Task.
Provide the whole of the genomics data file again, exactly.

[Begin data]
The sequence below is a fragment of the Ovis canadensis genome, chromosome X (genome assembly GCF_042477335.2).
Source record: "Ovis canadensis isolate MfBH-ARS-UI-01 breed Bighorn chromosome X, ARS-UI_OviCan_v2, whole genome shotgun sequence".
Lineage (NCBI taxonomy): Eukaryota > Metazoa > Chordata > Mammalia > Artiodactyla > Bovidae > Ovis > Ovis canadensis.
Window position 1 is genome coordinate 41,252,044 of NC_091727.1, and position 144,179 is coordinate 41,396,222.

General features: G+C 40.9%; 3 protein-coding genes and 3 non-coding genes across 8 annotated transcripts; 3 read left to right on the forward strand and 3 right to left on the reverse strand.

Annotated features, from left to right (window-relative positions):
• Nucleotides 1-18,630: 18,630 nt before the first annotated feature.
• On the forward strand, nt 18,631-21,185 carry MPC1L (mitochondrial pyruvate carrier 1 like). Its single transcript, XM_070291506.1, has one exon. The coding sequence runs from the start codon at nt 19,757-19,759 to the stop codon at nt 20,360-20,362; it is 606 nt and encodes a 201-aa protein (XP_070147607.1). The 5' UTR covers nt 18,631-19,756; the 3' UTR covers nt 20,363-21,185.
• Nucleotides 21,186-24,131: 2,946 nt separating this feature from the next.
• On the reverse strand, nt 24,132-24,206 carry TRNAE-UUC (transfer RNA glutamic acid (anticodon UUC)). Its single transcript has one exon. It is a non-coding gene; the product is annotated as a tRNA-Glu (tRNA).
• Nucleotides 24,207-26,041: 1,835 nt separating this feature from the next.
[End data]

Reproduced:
The sequence below is a fragment of the Ovis canadensis genome, chromosome X (genome assembly GCF_042477335.2).
Source record: "Ovis canadensis isolate MfBH-ARS-UI-01 breed Bighorn chromosome X, ARS-UI_OviCan_v2, whole genome shotgun sequence".
Lineage (NCBI taxonomy): Eukaryota > Metazoa > Chordata > Mammalia > Artiodactyla > Bovidae > Ovis > Ovis canadensis.
Window position 1 is genome coordinate 41,252,044 of NC_091727.1, and position 144,179 is coordinate 41,396,222.

General features: G+C 40.9%; 3 protein-coding genes and 3 non-coding genes across 8 annotated transcripts; 3 read left to right on the forward strand and 3 right to left on the reverse strand.

Annotated features, from left to right (window-relative positions):
• Nucleotides 1-18,630: 18,630 nt before the first annotated feature.
• On the forward strand, nt 18,631-21,185 carry MPC1L (mitochondrial pyruvate carrier 1 like). Its single transcript, XM_070291506.1, has one exon. The coding sequence runs from the start codon at nt 19,757-19,759 to the stop codon at nt 20,360-20,362; it is 606 nt and encodes a 201-aa protein (XP_070147607.1). The 5' UTR covers nt 18,631-19,756; the 3' UTR covers nt 20,363-21,185.
• Nucleotides 21,186-24,131: 2,946 nt separating this feature from the next.
• On the reverse strand, nt 24,132-24,206 carry TRNAE-UUC (transfer RNA glutamic acid (anticodon UUC)). Its single transcript has one exon. It is a non-coding gene; the product is annotated as a tRNA-Glu (tRNA).
• Nucleotides 24,207-26,041: 1,835 nt separating this feature from the next.